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We have been over this numbers of times this thread and you have admitted your take leads to violation of conservation of energy. Something absent in the usual approach.

14. ### RJBeeryNatural PhilosopherValued Senior Member

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Yes, it's possible, but not certain. There are a number of reasons why conservation of energy may not be violated, including some assumptions that we are currently making which turn out to be false. Regarding your previous post, I have no interest in convincing you of anything and if my attempted translation from an abstract concept in my mind to a mathematical model gives you offense then simply move on. I'm also not going to go too deep into the idea that time dilation causes gravity because, as I said, I'm busy with other things. I will make a thread on the subject eventually. Cheers!

15. ### Q-reeusValued Senior Member

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Up to you. At the end of a lot of extra time effort and expense, a hard lesson will be faced. Which could have been avoided by exercising a critical self-reappraisal. You may recall how it went with this episode some time back: http://www.sciforums.com/threads/new-test-of-j-nordbergs-field-reversing-sphere-experiment.134191/
You may say that was an entirely different situation. The details vary but the basic principle is the same. Any hypothesis lacking internal coherency and/or disagreeing fundamentally with established theory and observational evidence cannot be correct.

16. ### RJBeeryNatural PhilosopherValued Senior Member

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That is an extraordinarily anti-science view, I'm not sure how any progress would ever be made without challenging current theory. Nordberg's supposed field-reversing sphere yielded positive results, which I verified! He wasn't a charlatan, and it wasn't a hoax. Only by doing the experiment myself was I able to identify the disconnect between theory and an unexpected lab result (i.e. that the magnets in the compasses were interfering with each other). I would do experiments like that 100 times over, I became smarter for it and my son learned something as well.

Regarding my current model, I will obviously need to rethink things if GR's time dilation is verified. I'm OK with that. I don't tie my ego to theories (or at least I try not to) -- which is one of the reasons I don't really appreciate you calling it "Beery theory". It's just a model. One that I developed by visiting as many areas of physics that I could, viewed through my own lens of understanding.

17. ### RJBeeryNatural PhilosopherValued Senior Member

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One more thing...if you asked me to announce which outcome is more likely I would say GR's prediction. That doesn't mean I think I'm wrong though - it's an open question. I acknowledge that an apparent violation of energy conservation could be a death knell.

And regarding Nordberg's experiment I would remind you of this:

18. ### Q-reeusValued Senior Member

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How is it anti-science? I nowhere suggest current theory should not be challenged. But certain criteria have to be met. Your postulate fails on several fronts to meet such.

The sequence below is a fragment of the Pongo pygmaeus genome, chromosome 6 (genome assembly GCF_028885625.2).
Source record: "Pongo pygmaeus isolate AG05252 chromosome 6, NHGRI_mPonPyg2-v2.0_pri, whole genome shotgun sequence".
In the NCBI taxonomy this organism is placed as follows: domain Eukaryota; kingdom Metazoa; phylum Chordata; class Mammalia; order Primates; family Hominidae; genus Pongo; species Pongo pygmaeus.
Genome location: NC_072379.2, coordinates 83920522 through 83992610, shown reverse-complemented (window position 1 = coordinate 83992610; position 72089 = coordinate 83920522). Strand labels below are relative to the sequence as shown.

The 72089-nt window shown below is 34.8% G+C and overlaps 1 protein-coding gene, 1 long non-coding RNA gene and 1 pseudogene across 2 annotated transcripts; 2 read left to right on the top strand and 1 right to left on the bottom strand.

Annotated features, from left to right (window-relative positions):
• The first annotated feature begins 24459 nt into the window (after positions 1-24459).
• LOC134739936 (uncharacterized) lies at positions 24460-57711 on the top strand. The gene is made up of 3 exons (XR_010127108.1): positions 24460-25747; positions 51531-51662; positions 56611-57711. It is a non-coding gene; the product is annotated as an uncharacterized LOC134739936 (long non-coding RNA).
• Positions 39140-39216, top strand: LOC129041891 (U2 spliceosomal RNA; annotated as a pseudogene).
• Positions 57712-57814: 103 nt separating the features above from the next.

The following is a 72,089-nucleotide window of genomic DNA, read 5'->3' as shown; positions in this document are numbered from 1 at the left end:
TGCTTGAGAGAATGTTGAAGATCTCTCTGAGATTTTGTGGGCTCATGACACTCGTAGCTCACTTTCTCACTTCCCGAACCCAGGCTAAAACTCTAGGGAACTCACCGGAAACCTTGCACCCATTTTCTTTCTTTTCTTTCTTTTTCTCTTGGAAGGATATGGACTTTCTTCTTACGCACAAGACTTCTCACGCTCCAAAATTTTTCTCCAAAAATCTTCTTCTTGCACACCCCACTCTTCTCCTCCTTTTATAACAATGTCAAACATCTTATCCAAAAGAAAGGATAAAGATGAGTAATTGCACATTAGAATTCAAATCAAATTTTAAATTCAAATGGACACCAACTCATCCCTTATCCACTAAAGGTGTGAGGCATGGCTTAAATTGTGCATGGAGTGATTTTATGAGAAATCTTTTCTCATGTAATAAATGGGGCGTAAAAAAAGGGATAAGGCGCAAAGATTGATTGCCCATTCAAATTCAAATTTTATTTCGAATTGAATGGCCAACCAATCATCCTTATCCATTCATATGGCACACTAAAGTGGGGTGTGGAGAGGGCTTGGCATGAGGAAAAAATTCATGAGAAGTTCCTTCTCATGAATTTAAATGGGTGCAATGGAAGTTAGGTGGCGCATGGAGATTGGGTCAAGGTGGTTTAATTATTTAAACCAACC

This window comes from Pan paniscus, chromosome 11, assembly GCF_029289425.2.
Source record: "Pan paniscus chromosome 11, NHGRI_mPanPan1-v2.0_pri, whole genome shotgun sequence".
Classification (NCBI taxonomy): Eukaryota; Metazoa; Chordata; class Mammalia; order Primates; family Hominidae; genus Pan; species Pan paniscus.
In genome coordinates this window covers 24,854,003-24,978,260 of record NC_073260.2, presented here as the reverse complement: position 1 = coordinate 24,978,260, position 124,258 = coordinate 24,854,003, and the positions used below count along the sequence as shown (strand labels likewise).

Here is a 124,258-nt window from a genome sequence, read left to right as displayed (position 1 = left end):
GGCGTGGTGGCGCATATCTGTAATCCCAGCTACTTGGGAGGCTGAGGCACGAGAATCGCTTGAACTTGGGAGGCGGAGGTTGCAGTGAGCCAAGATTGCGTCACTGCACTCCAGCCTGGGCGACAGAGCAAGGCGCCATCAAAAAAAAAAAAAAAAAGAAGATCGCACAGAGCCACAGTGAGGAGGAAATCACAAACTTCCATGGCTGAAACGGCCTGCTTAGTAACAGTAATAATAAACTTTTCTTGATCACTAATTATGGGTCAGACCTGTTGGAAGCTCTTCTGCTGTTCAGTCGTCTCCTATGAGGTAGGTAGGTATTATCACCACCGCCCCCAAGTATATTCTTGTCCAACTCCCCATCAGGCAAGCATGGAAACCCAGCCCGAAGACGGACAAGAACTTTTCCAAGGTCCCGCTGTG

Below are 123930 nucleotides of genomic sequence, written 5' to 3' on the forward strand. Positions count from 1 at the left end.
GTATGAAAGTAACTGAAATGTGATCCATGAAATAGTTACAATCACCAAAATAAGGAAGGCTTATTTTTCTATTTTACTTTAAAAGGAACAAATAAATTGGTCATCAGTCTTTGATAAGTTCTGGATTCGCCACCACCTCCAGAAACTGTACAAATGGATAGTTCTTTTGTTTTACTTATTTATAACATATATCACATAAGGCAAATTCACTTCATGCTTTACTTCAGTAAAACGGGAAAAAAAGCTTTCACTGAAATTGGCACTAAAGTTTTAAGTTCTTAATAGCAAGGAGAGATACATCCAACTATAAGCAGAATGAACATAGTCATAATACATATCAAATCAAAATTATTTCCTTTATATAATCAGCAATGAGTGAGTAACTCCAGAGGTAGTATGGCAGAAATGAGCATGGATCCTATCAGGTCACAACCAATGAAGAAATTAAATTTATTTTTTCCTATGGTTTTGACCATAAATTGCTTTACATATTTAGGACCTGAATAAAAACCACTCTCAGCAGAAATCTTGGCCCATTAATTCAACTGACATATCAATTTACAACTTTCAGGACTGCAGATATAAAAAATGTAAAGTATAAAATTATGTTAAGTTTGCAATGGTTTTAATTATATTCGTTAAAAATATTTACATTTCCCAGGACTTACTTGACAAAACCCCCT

I was able, from the outset, to confidently predict the negative results finally confirmed. No such 'field reversal' was possible. It would have been an outright paradox and paradox's don't exist in nature.
As for Nordberg being a charlatan or not, at the least self-deluded, and given the details of his setup, charlatan is the more likely verdict imo.
OK but having learned the hard way there, why repeat it now?
Sorry if that offended you but I was just reusing someone else's coining that term this thread. Check back and you will find it's first use somewhere here.
I'm trying to save you effort. And using up considerable time and effort of my own in the process. Your postulate is not actually a theory as there is no coherent physical model having a mathematical basis for it. I tried to force a recognition of that by challenging you to incorporate tidal fields in a time dilation expression.
As you could not, why keep believing there can be some sensible connection? Based on a gut feeling? A hunch? Despite what has been pointed out numerous times now?
If you can't for whatever reason accept my input, at the least contact known experts in GR and get their honest feedback. It won't be encouraging., but it should save further waste of time effort and money.

19. ### RJBeeryNatural PhilosopherValued Senior Member

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The Nordberg experiment was a positive result - I mimicked the setup and observed the same thing he did. It was his explanation of those results which was faulty. The reason I did the experiment was because he didn't strike me as a hoaxer, his video as I recall seemed very sincere. I knew at the time that his results seemed nonsensical and the only way to reconcile that was to do it myself.

Same thing here. If there weren't plausible explanations which could circumvent the perpetual motion potential then I wouldn't bother, but doing the test myself will give me information either way.

20. ### Q-reeusValued Senior Member

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Your choice. i won't try and dissuade anymore. Have you worked out a rough estimate of what this will set you back financially?

21. ### RJBeeryNatural PhilosopherValued Senior Member

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I'm still gathering info on equipment. There's a place called Soudan Lab in Minnesota which is a half-mile underground and currently unoccupied(!). I priced atomic clocks out in the 1000-2000 dollar range. No idea how I'm going to get my readings, I might run fiber down the shaft(?) and somehow transmit the signal topside. Gross estimate < \$10k.

Any suggestions on setup, by anyone, would be welcome.

22. ### RJBeeryNatural PhilosopherValued Senior Member

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BTW, I'll tell you why the link you gave on uniform gravitational cavities was so concerning: if a lack of gradient still produces attraction (or, equivalently, if a body would indeed be attracted to an infinite wall) then my model may have a problem...but it may also give me a place to restructure it.

As a test I buried a fishbowl in the back yard and have verified that gravitational effects were still present within it.*

*I didn't really do this

Confused2 likes this.
23. ### Q-reeusValued Senior Member

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Recall the Newtonian definition: g = -∇φ, with φ = -GM/r the Newtonian potential. There is no lack of the gradient that matters - that of the potential φ.
Right well if you had have, g = -∇φ would simply have been 'cleaned' of any tiny residual tidal field ∇g. Assuming a perfectly uniform and locally flat burial site that is. With no experimentalist near to gravitationally disturb such an ideally symmetric arrangement.